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Air-Gapped Systems Foiled Again, Via USB Drive

Researchers at Israel's Ben-Gurion University have come up with another novel way to extract data from air-gapped systems, at least theoretically.

Conventional wisdom has it that one of the best ways to protect a sensitive system from external attack is to air-gap it, or to physically and logically separate the system from the Internet and other computers.

The technique is very effective, but not foolproof, as researchers from Israel’s Ben-Gurion University of the Negev (BGU) showed yet again this week with a proof-of-concept exploit for extracting data from air-gapped systems via radio frequency transmissions.

This is at least the third similar exploit that BGU researchers have developed in recent years involving data theft from isolated systems. Last year, they showed how attackers could establish a covert bi-directional communication channel between two air-gapped computers by leveraging the integrated thermal sensors in the systems.

In 2014, they demonstrated a technique for getting an air-gapped computer to transmit sensitive data via radio signals to a nearby smartphone equipped with special software dubbed AirHopper.

The latest proof-of-concept too involves the use of controlled RF signals, but with a twist. In this case, the researchers have developed software dubbed USBee that is designed to generate RF electromagnetic emissions from a system’s USB data bus. In a technical paper, the researchers discuss how the RF signals can be modulated with arbitrary binary data, like passwords and encryption keys, and then sent to a nearby computer using a plugged-in USB drive as the transmitter.

The attack builds on previous research that shows how data can be extracted from an air-gapped computer using USB connectors with embedded RF transmitters in them, the researchers said in their paper. As one example, they pointed to an USB hardware implant dubbed COTTONMOUTH, developed by the National Security Agency for extracting data from disconnected systems.

Unlike the previously described methods however, USBee does not require any hardware modification. An ordinary unmodified USB stick that is plugged into a system running the USBee code, can be used as a transmitter to send data to a nearby computer at a rate of about 80 bytes per second. Tests have shown that a computer equipped with an RF antenna will be able to capture the signals from up to 30 feet away, the researchers said.

Significant as that is, the actual risk of attackers being able to leverage the method to steal data from air-gapped systems remains small. By far the biggest reason is that in order for the attack to work, the air-gapped system has to be infected with the USBee code first, which means having physical access to the system. Systems that are sensitive enough to be air-gapped are also unlikely to permit the use of USB drives on them, especially after the Stuxnet attacks of 2010, which were enabled via infected USB sticks.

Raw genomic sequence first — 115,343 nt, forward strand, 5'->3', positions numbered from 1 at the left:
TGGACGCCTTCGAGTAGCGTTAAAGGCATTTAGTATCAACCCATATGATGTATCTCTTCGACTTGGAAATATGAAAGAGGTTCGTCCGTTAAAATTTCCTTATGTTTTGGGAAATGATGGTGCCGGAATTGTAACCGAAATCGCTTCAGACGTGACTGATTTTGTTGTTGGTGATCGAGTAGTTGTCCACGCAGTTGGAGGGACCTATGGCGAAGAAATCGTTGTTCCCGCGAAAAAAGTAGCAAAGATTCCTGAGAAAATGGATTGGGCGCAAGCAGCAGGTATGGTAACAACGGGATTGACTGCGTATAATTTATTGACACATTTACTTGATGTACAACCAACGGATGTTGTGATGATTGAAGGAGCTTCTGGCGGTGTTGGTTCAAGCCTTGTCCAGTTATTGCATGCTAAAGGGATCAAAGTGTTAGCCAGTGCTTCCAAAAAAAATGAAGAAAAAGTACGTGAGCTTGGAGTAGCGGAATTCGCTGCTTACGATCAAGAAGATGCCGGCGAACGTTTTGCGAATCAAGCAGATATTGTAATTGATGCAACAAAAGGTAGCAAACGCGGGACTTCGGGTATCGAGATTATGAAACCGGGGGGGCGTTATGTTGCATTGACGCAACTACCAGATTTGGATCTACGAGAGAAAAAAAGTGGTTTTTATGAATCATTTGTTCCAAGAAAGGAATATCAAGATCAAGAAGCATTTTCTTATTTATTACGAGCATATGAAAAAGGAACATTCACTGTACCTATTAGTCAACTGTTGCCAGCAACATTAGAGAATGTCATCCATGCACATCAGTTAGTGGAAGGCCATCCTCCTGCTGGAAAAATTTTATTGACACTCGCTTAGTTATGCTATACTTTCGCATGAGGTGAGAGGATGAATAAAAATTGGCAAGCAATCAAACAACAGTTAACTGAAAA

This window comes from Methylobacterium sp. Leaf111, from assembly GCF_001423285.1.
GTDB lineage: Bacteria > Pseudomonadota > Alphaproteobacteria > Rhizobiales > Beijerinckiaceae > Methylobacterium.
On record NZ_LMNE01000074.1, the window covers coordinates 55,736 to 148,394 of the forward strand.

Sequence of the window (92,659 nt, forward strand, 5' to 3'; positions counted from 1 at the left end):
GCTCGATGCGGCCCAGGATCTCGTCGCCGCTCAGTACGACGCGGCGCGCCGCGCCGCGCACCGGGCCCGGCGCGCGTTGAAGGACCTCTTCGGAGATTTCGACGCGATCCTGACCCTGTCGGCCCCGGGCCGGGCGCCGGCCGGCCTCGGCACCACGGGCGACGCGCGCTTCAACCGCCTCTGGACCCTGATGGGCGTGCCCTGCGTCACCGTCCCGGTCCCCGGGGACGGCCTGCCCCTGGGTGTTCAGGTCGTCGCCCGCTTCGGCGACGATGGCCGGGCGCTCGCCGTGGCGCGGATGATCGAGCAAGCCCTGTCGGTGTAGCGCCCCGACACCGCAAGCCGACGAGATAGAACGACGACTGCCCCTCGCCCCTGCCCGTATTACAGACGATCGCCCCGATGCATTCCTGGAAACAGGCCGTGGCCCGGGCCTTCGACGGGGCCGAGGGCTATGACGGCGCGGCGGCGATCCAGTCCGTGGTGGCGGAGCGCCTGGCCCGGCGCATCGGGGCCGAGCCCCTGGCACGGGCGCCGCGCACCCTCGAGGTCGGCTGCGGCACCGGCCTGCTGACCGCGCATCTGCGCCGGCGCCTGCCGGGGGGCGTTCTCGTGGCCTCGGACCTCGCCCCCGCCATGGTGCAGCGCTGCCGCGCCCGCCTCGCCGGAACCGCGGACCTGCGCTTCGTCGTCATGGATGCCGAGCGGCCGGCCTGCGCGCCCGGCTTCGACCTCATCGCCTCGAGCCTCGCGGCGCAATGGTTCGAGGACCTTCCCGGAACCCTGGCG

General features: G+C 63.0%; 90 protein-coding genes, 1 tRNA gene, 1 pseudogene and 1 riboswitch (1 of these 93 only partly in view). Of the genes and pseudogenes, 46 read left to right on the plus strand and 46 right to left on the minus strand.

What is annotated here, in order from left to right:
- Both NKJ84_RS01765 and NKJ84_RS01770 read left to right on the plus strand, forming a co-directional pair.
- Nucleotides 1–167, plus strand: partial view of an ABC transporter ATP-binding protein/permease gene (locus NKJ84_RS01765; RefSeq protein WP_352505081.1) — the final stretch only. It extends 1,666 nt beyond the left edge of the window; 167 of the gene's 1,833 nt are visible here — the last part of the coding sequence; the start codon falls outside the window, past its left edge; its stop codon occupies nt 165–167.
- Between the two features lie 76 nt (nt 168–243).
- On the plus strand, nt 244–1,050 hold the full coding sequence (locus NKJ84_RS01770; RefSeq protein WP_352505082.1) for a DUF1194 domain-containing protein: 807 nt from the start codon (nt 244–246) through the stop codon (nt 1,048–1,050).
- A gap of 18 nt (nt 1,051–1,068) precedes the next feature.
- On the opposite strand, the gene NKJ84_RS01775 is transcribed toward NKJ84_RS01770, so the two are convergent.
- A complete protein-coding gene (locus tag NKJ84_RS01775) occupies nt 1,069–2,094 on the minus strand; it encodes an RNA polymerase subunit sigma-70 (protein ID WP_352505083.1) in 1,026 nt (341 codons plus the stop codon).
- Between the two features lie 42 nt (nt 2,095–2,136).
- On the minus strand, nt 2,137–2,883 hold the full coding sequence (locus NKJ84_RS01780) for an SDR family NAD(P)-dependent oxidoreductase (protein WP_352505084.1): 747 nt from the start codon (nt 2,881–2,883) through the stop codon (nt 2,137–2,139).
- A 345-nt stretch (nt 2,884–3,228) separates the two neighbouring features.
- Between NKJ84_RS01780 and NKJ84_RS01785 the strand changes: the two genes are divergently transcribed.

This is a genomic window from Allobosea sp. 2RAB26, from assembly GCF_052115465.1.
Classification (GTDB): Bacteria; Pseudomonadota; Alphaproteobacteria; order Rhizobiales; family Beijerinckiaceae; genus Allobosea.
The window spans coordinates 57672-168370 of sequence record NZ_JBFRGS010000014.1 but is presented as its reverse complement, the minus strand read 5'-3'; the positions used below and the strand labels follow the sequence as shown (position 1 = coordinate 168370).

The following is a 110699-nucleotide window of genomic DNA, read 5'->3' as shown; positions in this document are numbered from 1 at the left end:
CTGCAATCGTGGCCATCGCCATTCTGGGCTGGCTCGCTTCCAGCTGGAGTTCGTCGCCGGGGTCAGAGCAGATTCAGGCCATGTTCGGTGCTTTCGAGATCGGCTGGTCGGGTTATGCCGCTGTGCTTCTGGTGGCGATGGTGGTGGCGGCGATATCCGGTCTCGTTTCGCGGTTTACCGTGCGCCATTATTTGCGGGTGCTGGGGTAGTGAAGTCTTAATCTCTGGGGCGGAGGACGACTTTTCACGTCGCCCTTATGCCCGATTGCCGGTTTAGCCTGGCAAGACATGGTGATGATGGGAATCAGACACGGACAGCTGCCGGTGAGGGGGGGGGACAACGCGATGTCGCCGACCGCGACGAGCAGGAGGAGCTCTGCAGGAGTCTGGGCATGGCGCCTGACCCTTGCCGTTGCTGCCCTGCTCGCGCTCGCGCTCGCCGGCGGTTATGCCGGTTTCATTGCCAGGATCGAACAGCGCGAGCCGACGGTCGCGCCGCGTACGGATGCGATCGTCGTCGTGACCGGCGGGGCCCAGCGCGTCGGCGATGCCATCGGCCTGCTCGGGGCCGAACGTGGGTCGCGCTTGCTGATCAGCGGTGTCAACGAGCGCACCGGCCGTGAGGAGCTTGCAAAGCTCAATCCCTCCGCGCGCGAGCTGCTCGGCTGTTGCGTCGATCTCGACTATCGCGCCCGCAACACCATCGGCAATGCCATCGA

“The whole chain-of-attack requires a motivated attacker with high skills,” says Mordechai Guri, head of R&D of the cybersecurity center at BGU and the lead author of the technical paper. “Developing the USBee malware itself is not the hardest part. Infecting the victim with [the] malware and then intercepting the transmitted data is the more challenging part in this attack,” he admits.

There are several well-documented examples of how isolated systems can be infected with malware like USBee, he says. But often, even after that, it is hard to download data from such systems without being noticed. The USBee exploit shows one way of how that can be accomplished without raising any red flags.

Assuming that an attacker is able to infect an air-gapped system with USBee, the data that can be stolen this way is significant. Guri pointed to examples like encryption keys, keyloggings, personal records, small files, usernames, and passwords.

One of the most effective countermeasures for dealing with a threat like this is to define areas around air-gapped systems where RF receivers are prohibited, the researchers said. Partition walls with proper insulation can also help to lower signal reception distance, they said.

Cris Thomas, strategist at Tenable Network Security, said that while there’s a chance that a high-level nation state actor might employ a tactic such as the one described by the BGU researchers, there are few real-world scenarios where such an attack would be useful.

“However, the fact that this technology exists, even in the lab, does mean that people who are in control of air-gapped systems need to make sure that the physical security controlling access to those systems is adequate,” he said.

Related stories:


Jai Vijayan is a seasoned technology reporter with over 20 years of experience in IT trade journalism. He was most recently a Senior Editor at Computerworld, where he covered information security and data privacy issues for the publication. Over the course of his 20-year ... View Full Bio

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